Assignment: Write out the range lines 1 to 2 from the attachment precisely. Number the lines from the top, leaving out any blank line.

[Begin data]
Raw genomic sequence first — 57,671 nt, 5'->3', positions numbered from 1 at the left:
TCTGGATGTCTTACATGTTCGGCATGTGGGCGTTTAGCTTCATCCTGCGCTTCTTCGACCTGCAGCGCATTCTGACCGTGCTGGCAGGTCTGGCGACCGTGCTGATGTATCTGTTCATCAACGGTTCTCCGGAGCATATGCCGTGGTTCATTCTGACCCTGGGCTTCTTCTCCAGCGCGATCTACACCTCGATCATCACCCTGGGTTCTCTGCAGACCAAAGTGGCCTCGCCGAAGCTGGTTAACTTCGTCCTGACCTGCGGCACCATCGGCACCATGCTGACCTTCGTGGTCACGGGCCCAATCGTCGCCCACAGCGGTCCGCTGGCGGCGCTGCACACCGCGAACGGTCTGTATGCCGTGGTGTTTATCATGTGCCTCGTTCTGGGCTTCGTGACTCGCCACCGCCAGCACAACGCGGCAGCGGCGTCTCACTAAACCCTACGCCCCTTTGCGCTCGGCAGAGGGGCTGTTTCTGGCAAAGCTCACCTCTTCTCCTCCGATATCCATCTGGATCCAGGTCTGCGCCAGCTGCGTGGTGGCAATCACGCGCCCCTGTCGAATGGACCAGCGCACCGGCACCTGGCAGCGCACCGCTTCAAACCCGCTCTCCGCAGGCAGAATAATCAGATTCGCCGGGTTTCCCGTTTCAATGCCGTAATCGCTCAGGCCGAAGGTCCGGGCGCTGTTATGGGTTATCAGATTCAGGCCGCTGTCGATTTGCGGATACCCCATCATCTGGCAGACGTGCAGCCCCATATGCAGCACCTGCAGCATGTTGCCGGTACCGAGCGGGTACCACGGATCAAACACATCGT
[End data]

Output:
Raw genomic sequence first — 57,671 nt, 5'->3', positions numbered from 1 at the left:
TCTGGATGTCTTACATGTTCGGCATGTGGGCGTTTAGCTTCATCCTGCGCTTCTTCGACCTGCAGCGCATTCTGACCGTGCTGGCAGGTCTGGCGACCGTGCTGATGTATCTGTTCATCAACGGTTCTCCGGAGCATATGCCGTGGTTCATTCTGACCCTGGGCTTCTTCTCCAGCGCGATCTACACCTCGATCATCACCCTGGGTTCTCTGCAGACCAAAGTGGCCTCGCCGAAGCTGGTTAACTTCGTCCTGACCTGCGGCACCATCGGCACCATGCTGACCTTCGTGGTCACGGGCCCAATCGTCGCCCACAGCGGTCCGCTGGCGGCGCTGCACACCGCGAACGGTCTGTATGCCGTGGTGTTTATCATGTGCCTCGTTCTGGGCTTCGTGACTCGCCACCGCCAGCACAACGCGGCAGCGGCGTCTCACTAAACCCTACGCCCCTTTGCGCTCGGCAGAGGGGCTGTTTCTGGCAAAGCTCACCTCTTCTCCTCCGATATCCATCTGGATCCAGGTCTGCGCCAGCTGCGTGGTGGCAATCACGCGCCCCTGTCGAATGGACCAGCGCACCGGCACCTGGCAGCGCACCGCTTCAAACCCGCTCTCCGCAGGCAGAATAATCAGATTCGCCGGGTTTCCCGTTTCAATGCCGTAATCGCTCAGGCCGAAGGTCCGGGCGCTGTTATGGGTTATCAGATTCAGGCCGCTGTCGATTTGCGGATACCCCATCATCTGGCAGACGTGCAGCCCCATATGCAGCACCTGCAGCATGTTGCCGGTACCGAGCGGGTACCACGGATCAAACACATCGT